Officer Jacobs, Law Enforcement Officer of the City of Cape Town

Officer Jacobs, a key figure in rescuing victims of human trafficking in Cape Town, will provide insight into the lives of these victims and the measures being taken by law enforcement to combat human trafficking in the city. Join us as we delve into this important issue.

Listen on your favorite platform:


Interview with Phinius Sebatsane and Officer Jacobs

Interviewee: Officer Jacobs, Law Enforcement

Interviewer: Phinius Sebatsane

List of Acronyms: PS = Phinius Sebatsane, OJ =Officer Jacobs


Intro: Welcome to the Free to Fly Podcast, where we discuss important issues related to human trafficking and healing from trauma. In this episode, we’re excited to introduce our host, Phinius, who leads ‘Rea Thusana’, an organization that provides support to homeless individuals. We also have a special guest, Officer Jacobs, who has dedicated his career to fighting human trafficking and has rescued numerous victims, including minors. They will be sharing their experiences and insights with us, so sit back, relax, and let’s get started


PS: How are you sir? Thank you for making the time to chat with us this afternoon. Can you just briefly introduce yourself?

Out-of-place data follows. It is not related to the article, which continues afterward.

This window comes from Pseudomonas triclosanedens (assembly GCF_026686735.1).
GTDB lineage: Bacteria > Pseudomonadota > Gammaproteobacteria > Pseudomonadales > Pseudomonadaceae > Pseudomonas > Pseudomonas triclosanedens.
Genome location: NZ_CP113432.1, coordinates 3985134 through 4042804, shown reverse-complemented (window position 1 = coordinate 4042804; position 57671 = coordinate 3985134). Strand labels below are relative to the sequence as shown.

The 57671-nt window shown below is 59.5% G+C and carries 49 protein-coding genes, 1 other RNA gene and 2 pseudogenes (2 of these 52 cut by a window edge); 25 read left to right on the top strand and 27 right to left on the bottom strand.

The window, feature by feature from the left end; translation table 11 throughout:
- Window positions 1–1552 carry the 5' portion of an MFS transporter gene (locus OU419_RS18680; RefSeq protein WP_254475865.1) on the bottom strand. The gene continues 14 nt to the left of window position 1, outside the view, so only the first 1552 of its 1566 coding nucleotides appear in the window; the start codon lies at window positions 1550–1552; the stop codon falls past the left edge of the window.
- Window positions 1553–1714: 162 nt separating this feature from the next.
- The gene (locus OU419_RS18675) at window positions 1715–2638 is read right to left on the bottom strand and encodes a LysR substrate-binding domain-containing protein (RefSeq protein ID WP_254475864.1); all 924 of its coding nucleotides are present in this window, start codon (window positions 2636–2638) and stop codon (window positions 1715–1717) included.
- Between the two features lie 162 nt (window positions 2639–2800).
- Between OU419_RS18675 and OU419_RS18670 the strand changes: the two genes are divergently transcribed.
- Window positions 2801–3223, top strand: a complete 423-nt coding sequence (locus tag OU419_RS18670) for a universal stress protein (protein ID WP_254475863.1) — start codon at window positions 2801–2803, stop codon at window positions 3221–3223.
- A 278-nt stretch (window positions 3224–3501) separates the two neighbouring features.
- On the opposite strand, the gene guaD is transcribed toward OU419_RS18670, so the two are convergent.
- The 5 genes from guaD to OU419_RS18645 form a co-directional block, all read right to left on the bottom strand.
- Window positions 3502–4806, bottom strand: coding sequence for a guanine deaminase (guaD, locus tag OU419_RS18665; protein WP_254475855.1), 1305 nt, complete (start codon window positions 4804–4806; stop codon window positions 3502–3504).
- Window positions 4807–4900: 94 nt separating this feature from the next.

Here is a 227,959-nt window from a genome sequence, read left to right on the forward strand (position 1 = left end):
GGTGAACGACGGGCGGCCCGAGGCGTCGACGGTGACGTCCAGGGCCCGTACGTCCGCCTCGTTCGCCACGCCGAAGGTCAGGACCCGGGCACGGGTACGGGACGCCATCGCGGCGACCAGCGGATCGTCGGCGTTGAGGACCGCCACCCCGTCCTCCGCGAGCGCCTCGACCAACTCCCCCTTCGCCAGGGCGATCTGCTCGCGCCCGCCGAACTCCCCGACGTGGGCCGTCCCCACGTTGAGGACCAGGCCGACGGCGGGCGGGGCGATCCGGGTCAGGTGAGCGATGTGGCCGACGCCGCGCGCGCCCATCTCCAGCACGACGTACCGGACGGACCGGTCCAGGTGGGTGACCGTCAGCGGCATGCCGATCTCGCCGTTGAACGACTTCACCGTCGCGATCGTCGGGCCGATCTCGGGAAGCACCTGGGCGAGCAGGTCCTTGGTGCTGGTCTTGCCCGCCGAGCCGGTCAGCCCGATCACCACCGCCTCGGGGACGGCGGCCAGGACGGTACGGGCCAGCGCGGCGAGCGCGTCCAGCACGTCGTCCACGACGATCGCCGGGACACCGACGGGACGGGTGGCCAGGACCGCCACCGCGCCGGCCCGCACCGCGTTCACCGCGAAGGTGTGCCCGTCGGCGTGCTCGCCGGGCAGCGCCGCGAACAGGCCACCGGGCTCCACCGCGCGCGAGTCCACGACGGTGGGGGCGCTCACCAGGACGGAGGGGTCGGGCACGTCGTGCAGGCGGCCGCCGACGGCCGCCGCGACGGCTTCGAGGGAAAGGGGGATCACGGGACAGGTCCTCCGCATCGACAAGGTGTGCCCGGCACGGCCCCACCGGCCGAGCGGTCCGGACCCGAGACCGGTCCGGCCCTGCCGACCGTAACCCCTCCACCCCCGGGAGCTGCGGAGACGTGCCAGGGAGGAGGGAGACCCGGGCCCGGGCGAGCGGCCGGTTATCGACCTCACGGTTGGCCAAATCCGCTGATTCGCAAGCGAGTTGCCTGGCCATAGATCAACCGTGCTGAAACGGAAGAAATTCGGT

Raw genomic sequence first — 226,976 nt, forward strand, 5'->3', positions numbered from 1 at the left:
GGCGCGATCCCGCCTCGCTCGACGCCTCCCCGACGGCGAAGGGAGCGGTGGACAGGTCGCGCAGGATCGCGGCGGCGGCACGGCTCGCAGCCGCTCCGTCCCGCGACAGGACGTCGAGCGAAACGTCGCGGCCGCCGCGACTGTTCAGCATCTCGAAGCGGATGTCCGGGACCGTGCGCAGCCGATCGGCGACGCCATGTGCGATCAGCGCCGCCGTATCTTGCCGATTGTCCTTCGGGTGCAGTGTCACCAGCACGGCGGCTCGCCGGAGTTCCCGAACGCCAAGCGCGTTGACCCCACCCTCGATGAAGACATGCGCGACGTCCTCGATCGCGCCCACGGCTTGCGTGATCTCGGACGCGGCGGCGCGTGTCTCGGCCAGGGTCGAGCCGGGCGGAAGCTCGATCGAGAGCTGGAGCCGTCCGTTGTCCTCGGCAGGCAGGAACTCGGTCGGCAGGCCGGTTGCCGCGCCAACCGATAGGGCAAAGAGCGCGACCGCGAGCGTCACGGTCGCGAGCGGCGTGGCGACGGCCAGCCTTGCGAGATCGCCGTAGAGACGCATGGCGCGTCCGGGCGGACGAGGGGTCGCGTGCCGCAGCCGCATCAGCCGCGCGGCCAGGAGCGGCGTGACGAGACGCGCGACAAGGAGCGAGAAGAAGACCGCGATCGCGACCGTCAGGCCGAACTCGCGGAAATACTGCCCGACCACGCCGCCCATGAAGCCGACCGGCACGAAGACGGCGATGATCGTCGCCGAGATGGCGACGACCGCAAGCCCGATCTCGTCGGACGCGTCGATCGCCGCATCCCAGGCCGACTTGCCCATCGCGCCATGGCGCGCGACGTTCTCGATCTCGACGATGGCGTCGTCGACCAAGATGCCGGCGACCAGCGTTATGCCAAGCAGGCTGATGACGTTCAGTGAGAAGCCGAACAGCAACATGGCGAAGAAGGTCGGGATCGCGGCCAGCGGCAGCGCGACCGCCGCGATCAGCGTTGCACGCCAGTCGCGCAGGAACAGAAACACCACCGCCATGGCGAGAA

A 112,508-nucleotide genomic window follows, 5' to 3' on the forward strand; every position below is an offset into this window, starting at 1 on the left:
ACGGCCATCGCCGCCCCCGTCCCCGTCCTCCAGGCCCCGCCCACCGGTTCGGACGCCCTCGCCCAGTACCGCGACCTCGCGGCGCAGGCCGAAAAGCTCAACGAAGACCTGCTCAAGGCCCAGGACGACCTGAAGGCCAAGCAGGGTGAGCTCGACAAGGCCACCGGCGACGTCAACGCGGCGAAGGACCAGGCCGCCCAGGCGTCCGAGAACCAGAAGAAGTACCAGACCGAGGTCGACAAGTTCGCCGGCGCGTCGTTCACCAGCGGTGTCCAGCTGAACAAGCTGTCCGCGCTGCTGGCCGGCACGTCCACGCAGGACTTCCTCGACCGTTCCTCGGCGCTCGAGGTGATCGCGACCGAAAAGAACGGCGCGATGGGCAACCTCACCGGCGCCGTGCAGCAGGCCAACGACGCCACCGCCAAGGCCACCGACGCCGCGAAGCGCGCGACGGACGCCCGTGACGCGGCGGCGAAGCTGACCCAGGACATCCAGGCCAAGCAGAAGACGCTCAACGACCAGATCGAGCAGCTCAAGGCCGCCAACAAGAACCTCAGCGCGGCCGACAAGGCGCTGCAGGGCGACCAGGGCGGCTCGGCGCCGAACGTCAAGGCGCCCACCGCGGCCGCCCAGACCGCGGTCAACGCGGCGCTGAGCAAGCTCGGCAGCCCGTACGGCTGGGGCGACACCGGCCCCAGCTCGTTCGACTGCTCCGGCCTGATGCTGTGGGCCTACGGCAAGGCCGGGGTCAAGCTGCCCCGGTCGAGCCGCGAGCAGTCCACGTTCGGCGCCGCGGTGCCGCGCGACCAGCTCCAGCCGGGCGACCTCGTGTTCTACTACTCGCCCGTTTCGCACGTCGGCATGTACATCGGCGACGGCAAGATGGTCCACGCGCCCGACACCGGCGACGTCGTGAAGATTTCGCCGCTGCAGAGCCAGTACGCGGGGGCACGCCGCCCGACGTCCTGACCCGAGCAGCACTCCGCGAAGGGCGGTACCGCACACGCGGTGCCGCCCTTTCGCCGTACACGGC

OJ: Good afternoon every one. I am a Law Enforcement Officer of the City of Cape Town in South Africa. I specialise in prostitution and human trafficking amongst other aspects of Law Enforcement. 


PS: You mention human trafficking. How did you get involved in helping or rescuing young girls who are in human trafficking or prostitution?


OJ: In the City of Cape Town we have a unit called the Vice Unit that deals with street prostitution. This is where your problem arises. We have a street and public places bylaw in terms of prostitution on street level. And then secondly, those unit members undergo training in terms of human trafficking. So amongst those people that you find on the street selling their bodies for money, they are working for other people in terms of pimps. That is where human trafficking plays a big role.


PS: Is prostitution legal or illegal in South Africa and how is it connected to human trafficking?


OJ: To start off, – in terms of the Sexual Offences Act, to sell sex, or prostitution, is illegal in South Africa.


PS: How does prostitution connect with human trafficking?